List of Americans Abroad
AS Monaco looks into acquisition of Bradley, Adu.
Bologna displays interest in Adu, as does Genoa.
Onyewu looks to move after helping Standard to record season.
Keller heroics help Fulham save spot in Premier League.
Fulham, Reading Premier League futures to be determined by Sunday matches.
Fulham staves off relegation, at least for a weekend with shocking comeback.
With Onyewu, Standard takes Jupiler title; Heerenveen, Bradley make Dutch playoffs.
Relegation nears after Fulham is done in by Liverpool reserves.
Bradley has assist, but Heerenveen blows lead and loses to Sparta Rotterdam.
Behind U.S. quartet, Fulham makes last gasp to avoid relegation.
Belgian citizenship makes Onyewu a more appealing transfer target in Europe.
By Chris Courtney (in Naples, Italy)
and Robert Wagman (in Washington, D.C.)
(Monday, July 14, 2008) -- United States defender Oguchi Onyewu is not only an American citizen, but also now is a citizen of Belgium.
His naturalization, along with that of Standard teammate Mohamed Tchité, was made official Friday in Brussels in the Belgian government's Bulletin of Acts, Orders and Decrees.
By picking up a European Union passport, Onyewu made himself more attractive to teams in the transfer market. Should he move to England, he will no longer need to go through the work permit process. Even though with his regular starts for the U.S. men he likely would have had no problems, holding a passport from a European Union member country simplifies things considerably.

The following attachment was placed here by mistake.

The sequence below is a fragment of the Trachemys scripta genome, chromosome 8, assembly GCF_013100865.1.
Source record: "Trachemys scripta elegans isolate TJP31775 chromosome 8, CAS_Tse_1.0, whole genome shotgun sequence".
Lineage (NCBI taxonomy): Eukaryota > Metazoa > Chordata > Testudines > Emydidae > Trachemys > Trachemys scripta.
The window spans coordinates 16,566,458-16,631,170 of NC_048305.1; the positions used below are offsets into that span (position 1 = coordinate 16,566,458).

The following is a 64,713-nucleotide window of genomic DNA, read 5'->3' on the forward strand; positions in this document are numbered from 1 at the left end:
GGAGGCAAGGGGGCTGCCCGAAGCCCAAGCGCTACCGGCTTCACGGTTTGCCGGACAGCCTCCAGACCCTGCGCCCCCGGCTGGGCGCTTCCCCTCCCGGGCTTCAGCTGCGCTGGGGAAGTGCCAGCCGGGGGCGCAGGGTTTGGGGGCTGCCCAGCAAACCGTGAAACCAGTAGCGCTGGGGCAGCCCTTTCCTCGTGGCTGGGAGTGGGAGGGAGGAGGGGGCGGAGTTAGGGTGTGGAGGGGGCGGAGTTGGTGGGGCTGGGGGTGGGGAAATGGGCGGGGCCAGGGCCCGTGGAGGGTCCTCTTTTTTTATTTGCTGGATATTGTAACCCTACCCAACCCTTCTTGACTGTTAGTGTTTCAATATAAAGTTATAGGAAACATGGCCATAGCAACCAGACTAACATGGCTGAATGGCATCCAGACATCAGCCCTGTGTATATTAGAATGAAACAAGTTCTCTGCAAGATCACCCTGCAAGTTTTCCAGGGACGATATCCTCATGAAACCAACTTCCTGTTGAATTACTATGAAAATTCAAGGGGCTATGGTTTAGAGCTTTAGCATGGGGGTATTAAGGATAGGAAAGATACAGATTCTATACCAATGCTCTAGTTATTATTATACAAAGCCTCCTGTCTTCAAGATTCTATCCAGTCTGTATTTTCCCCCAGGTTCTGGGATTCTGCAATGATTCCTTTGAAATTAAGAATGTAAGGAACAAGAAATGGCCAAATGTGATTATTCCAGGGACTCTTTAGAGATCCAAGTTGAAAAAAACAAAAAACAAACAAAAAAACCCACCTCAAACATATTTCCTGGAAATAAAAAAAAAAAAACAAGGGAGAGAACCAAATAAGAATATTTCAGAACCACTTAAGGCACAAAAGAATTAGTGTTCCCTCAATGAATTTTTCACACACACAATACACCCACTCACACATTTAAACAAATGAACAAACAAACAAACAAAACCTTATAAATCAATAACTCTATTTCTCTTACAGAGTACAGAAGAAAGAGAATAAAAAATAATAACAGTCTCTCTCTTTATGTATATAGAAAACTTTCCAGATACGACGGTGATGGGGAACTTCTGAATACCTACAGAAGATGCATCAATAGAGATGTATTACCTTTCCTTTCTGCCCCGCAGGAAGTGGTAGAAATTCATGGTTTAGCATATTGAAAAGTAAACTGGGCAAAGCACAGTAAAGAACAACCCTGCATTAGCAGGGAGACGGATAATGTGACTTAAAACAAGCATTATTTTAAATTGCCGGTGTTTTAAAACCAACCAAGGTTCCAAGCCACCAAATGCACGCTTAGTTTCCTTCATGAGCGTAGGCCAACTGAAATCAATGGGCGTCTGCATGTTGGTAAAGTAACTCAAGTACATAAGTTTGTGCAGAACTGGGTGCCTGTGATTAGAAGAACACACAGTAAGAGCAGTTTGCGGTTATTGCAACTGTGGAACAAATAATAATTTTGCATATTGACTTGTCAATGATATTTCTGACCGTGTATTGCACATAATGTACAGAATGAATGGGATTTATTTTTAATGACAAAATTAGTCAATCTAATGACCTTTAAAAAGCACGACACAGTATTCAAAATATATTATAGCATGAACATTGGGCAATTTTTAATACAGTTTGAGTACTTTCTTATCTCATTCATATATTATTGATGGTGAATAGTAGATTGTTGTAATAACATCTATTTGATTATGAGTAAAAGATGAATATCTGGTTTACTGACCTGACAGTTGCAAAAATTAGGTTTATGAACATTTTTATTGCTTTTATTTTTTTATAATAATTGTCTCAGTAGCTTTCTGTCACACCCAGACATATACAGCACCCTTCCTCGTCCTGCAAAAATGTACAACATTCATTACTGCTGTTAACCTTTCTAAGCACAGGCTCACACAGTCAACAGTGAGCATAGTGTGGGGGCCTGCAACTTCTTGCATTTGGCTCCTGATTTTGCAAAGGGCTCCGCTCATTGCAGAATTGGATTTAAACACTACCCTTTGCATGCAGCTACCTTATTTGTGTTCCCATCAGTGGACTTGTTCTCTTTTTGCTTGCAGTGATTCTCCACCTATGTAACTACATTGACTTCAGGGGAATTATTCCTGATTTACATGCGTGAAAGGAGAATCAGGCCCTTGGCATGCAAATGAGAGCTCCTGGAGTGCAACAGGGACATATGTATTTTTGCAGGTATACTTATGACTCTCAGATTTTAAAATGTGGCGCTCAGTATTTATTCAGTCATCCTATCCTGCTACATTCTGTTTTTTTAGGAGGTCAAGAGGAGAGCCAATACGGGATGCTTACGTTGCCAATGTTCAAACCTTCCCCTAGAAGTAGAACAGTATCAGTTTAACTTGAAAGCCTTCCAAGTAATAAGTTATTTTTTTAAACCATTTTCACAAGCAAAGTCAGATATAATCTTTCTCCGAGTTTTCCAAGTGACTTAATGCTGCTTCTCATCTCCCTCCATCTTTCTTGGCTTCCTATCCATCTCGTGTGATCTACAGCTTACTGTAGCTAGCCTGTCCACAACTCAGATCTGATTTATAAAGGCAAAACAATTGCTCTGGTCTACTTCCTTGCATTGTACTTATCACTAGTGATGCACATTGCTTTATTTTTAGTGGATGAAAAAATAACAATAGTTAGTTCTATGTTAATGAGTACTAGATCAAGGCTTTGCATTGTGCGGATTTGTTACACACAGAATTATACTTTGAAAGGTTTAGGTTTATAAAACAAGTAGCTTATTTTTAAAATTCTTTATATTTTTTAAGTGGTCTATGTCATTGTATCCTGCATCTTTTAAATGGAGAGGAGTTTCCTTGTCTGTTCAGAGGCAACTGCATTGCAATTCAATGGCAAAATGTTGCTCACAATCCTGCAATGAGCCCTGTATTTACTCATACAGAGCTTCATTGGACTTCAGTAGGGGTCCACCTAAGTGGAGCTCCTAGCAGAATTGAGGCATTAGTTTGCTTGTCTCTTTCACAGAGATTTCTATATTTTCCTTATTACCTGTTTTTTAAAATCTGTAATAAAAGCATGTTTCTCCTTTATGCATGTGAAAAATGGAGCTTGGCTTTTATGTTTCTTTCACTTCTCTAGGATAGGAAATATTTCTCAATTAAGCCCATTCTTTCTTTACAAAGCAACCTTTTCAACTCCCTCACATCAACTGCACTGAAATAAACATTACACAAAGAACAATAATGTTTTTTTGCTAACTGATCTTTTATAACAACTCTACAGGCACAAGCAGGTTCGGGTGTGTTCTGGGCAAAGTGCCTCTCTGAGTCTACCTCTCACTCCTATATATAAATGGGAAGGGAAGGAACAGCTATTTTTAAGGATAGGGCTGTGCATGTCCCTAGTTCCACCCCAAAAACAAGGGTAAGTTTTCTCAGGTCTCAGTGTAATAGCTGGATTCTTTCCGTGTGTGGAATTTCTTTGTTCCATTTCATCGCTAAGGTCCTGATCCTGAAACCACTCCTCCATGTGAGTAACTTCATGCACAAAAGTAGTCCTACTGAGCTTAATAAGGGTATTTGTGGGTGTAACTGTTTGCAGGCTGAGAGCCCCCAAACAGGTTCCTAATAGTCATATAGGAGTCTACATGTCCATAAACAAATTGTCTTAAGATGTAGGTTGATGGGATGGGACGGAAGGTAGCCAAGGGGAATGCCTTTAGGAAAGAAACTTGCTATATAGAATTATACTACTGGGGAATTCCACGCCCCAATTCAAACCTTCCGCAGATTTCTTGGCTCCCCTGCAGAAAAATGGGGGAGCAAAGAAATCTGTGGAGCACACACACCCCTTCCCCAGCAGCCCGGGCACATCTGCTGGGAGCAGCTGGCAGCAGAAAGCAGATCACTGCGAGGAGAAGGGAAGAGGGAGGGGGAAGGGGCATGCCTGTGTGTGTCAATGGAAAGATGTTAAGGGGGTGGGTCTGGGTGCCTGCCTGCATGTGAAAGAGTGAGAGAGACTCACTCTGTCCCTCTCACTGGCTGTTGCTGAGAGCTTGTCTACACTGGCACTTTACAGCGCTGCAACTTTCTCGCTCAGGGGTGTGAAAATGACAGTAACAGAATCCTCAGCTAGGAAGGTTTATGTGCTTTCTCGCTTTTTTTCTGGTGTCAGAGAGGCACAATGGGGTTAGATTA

Perhaps more importantly, Onyewu's Belgian citizenship eliminates some very real potential problems in countries with restrictions on the number of non-EU players which can be on the field at one time. In France, only four non-EU players can be on the pitch at the same time while five are allowed in Italy's Serie A. The Spanish Primera Division allows a maximum of three.
Meanwhile, FIFA has sought to apply such restrictions throughout Europe, although the European Union has sued the global soccer federation, citing violations of European labor law. Regardless, by picking up an EU passport, Onyewu has now removed a potential obstacle to moving to a bigger club this fall.
Last week, according to several Belgian press reports, Standard de Liège, which Onyewu helped lead to the Belgian title last season, did not know where to find its American defender. Despite much speculation about where Onyewu might transfer next year (Fulham of England, Germany's FC Cologne, a French League team), the team has started training and expected him at practice.
Standard played a friendly match last night against Amay without Onyewu and club officials report they have been trying to contact him since June 22 without any luck.
It looks like Heerenveen of the Netherlands is driving a hard bargain before it parts with its leading goal scorer, U.S. midfielder Michael Bradley. France's Le Figaro reported that AS Monaco's bid is now up to $13.6 million, after being previously reported at $9.6 million. Over the weekend, The Mirror of England reported that Middlesbrough had bid about $8 million, while Germany's Bild had Bayer Leverkusen's offer at $7.2 million.
It remains to be seen whether another club is able or willing to match Monaco's offer for the 20-year-old American. Either way, Bradley stands to become the most expensive U.S. player, surpassing the $10 million Villareal of Spain paid for to Major League Soccer and the New York Red Bulls for striker Jozy Altidore only one month ago.
Bradley has told the Dutch press that he "wants to play in a big league and prefers to play in England."
On Sunday, a Heerenveen spokesperson said the club might decide to keep Bradley instead of selling him, but this is unlikely given he is entering the last year of his contract. Without a new deal, Bradley would move as a free transfer in the summer of 2009.
Chris Courtney writes the blog Letters from Vagabondia. Robert Wagman is SoccerTimes senior correspondent.
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